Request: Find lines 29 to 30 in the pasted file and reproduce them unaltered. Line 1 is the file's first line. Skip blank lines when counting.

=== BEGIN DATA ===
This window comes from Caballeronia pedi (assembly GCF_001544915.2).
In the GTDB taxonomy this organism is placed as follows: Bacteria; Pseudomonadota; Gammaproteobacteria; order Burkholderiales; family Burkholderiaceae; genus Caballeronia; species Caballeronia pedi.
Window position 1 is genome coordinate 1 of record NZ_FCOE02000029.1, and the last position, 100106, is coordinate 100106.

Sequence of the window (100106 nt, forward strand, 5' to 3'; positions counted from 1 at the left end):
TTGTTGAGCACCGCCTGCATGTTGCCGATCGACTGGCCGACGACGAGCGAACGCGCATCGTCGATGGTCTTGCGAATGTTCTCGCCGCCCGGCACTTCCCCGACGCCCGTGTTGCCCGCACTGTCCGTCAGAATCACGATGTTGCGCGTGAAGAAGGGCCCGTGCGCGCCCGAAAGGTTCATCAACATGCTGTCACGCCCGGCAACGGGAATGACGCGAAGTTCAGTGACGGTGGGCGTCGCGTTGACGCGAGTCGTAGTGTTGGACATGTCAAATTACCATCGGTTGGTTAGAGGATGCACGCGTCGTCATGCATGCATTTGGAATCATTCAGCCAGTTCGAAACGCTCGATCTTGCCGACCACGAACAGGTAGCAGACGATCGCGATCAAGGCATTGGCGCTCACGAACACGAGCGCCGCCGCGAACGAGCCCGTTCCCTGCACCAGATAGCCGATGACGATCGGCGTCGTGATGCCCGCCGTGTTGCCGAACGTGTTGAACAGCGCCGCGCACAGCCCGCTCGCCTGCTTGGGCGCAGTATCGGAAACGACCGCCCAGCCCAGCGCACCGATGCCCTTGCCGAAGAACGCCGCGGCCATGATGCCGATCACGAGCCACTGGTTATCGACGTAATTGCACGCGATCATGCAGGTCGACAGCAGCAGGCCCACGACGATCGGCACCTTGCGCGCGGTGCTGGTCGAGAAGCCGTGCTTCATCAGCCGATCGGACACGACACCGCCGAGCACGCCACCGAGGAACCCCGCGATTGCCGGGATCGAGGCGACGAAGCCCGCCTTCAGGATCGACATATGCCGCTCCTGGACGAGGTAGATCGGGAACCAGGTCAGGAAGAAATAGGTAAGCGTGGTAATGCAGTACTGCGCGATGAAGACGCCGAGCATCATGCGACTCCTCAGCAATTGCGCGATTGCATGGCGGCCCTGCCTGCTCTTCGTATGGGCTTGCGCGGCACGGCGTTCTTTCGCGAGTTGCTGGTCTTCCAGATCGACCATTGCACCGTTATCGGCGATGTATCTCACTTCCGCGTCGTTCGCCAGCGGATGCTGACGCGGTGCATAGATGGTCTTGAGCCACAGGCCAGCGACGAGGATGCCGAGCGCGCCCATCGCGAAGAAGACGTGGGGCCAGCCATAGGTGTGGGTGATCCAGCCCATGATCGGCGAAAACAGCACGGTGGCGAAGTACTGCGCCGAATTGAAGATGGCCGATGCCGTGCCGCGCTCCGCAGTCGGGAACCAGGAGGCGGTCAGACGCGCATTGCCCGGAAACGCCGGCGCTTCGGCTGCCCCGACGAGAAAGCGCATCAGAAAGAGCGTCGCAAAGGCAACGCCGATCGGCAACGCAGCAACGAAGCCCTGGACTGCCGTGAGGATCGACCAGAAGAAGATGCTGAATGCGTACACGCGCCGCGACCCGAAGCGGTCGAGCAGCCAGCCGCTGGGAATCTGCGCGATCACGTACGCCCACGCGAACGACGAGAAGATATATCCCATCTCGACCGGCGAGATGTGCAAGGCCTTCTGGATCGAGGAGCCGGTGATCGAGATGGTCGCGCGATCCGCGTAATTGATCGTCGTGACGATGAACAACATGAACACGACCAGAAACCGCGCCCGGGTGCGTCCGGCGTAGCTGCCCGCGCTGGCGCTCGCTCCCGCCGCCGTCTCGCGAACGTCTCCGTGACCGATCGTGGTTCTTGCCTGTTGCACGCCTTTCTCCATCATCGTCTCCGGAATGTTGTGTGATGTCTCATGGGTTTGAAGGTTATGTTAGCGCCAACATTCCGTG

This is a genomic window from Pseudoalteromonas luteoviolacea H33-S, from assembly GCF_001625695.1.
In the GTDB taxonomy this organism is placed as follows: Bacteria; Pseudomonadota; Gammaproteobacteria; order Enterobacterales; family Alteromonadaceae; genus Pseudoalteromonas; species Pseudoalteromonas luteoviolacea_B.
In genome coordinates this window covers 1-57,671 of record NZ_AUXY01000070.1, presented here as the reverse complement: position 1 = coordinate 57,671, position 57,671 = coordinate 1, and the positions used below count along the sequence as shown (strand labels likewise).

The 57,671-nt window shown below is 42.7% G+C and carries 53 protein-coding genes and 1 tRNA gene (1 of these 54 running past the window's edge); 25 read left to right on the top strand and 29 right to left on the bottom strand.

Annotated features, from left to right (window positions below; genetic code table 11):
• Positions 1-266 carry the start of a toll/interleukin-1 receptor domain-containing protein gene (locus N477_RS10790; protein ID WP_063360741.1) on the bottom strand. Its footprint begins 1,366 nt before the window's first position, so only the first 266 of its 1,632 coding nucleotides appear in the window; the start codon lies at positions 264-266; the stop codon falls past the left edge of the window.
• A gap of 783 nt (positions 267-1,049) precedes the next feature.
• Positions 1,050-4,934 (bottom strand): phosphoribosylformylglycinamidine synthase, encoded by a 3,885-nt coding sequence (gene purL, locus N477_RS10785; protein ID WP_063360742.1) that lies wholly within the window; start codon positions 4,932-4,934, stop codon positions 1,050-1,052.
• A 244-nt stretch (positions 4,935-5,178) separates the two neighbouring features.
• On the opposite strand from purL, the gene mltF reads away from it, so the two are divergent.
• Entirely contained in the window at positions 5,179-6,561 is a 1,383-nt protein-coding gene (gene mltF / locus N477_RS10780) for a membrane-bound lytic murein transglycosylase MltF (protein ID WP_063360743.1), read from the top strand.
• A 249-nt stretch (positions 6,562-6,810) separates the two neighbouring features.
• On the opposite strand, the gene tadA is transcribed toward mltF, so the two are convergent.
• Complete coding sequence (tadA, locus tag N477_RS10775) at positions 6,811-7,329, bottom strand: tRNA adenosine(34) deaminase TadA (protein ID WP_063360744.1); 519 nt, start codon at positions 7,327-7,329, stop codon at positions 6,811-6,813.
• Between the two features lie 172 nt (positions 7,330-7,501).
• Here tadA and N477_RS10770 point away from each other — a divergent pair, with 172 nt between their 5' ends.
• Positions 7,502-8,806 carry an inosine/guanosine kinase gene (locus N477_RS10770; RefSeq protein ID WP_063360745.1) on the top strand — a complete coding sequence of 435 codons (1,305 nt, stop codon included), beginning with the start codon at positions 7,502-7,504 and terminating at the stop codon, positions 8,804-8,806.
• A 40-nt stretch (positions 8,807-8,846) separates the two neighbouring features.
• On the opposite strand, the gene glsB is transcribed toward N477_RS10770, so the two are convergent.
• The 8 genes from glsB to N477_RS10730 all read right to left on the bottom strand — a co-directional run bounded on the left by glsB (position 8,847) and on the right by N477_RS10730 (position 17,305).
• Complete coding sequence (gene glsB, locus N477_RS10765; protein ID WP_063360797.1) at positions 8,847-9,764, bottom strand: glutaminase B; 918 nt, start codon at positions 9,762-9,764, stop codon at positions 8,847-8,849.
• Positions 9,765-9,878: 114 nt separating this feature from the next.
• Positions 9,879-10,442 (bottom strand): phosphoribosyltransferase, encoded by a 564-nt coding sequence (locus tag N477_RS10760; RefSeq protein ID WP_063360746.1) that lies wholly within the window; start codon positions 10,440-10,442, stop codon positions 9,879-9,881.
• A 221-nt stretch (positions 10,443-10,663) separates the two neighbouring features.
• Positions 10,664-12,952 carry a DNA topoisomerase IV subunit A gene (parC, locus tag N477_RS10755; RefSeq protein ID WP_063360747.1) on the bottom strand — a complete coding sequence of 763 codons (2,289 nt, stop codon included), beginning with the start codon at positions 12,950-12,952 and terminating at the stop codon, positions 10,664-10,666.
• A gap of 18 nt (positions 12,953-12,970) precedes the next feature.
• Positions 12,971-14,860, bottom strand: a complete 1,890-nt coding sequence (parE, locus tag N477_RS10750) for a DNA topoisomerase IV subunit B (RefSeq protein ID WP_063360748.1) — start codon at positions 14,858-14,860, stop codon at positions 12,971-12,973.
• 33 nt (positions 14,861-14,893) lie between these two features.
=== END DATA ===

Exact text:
• A 221-nt stretch (positions 10,443-10,663) separates the two neighbouring features.
• Positions 10,664-12,952 carry a DNA topoisomerase IV subunit A gene (parC, locus tag N477_RS10755; RefSeq protein ID WP_063360747.1) on the bottom strand — a complete coding sequence of 763 codons (2,289 nt, stop codon included), beginning with the start codon at positions 12,950-12,952 and terminating at the stop codon, positions 10,664-10,666.